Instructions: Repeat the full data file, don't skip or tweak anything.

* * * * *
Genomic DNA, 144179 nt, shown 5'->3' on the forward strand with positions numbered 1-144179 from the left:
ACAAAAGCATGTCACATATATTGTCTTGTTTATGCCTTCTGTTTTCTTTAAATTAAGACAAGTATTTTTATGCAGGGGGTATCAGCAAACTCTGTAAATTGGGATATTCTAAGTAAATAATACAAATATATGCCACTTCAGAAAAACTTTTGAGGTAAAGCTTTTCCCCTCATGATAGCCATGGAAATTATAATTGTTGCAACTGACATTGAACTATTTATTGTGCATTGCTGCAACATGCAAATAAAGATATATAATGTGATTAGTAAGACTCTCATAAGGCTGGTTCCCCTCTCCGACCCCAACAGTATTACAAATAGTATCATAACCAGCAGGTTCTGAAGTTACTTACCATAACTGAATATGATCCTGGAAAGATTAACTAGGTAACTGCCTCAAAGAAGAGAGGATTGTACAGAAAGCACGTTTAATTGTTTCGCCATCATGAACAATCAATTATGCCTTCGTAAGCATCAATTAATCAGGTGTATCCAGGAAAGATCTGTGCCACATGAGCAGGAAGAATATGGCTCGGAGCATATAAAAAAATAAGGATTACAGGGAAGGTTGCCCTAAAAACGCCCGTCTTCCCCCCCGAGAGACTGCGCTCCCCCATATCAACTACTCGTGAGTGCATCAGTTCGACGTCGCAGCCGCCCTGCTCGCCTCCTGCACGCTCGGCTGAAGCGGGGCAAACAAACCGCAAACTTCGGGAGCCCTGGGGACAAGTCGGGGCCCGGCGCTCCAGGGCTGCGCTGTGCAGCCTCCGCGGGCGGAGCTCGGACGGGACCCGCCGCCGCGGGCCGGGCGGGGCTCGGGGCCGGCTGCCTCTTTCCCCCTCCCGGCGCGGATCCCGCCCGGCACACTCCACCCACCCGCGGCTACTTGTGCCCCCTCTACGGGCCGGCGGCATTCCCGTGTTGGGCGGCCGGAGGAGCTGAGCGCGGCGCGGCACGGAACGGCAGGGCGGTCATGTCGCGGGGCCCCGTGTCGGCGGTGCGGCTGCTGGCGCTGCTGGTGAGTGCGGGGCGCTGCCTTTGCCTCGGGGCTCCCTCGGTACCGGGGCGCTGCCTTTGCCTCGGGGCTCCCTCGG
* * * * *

Genomic DNA, 144179 nt, shown 5'->3' on the forward strand with positions numbered 1-144179 from the left:
ACAAAAGCATGTCACATATATTGTCTTGTTTATGCCTTCTGTTTTCTTTAAATTAAGACAAGTATTTTTATGCAGGGGGTATCAGCAAACTCTGTAAATTGGGATATTCTAAGTAAATAATACAAATATATGCCACTTCAGAAAAACTTTTGAGGTAAAGCTTTTCCCCTCATGATAGCCATGGAAATTATAATTGTTGCAACTGACATTGAACTATTTATTGTGCATTGCTGCAACATGCAAATAAAGATATATAATGTGATTAGTAAGACTCTCATAAGGCTGGTTCCCCTCTCCGACCCCAACAGTATTACAAATAGTATCATAACCAGCAGGTTCTGAAGTTACTTACCATAACTGAATATGATCCTGGAAAGATTAACTAGGTAACTGCCTCAAAGAAGAGAGGATTGTACAGAAAGCACGTTTAATTGTTTCGCCATCATGAACAATCAATTATGCCTTCGTAAGCATCAATTAATCAGGTGTATCCAGGAAAGATCTGTGCCACATGAGCAGGAAGAATATGGCTCGGAGCATATAAAAAAATAAGGATTACAGGGAAGGTTGCCCTAAAAACGCCCGTCTTCCCCCCCGAGAGACTGCGCTCCCCCATATCAACTACTCGTGAGTGCATCAGTTCGACGTCGCAGCCGCCCTGCTCGCCTCCTGCACGCTCGGCTGAAGCGGGGCAAACAAACCGCAAACTTCGGGAGCCCTGGGGACAAGTCGGGGCCCGGCGCTCCAGGGCTGCGCTGTGCAGCCTCCGCGGGCGGAGCTCGGACGGGACCCGCCGCCGCGGGCCGGGCGGGGCTCGGGGCCGGCTGCCTCTTTCCCCCTCCCGGCGCGGATCCCGCCCGGCACACTCCACCCACCCGCGGCTACTTGTGCCCCCTCTACGGGCCGGCGGCATTCCCGTGTTGGGCGGCCGGAGGAGCTGAGCGCGGCGCGGCACGGAACGGCAGGGCGGTCATGTCGCGGGGCCCCGTGTCGGCGGTGCGGCTGCTGGCGCTGCTGGTGAGTGCGGGGCGCTGCCTTTGCCTCGGGGCTCCCTCGGTACCGGGGCGCTGCCTTTGCCTCGGGGCTCCCTCGG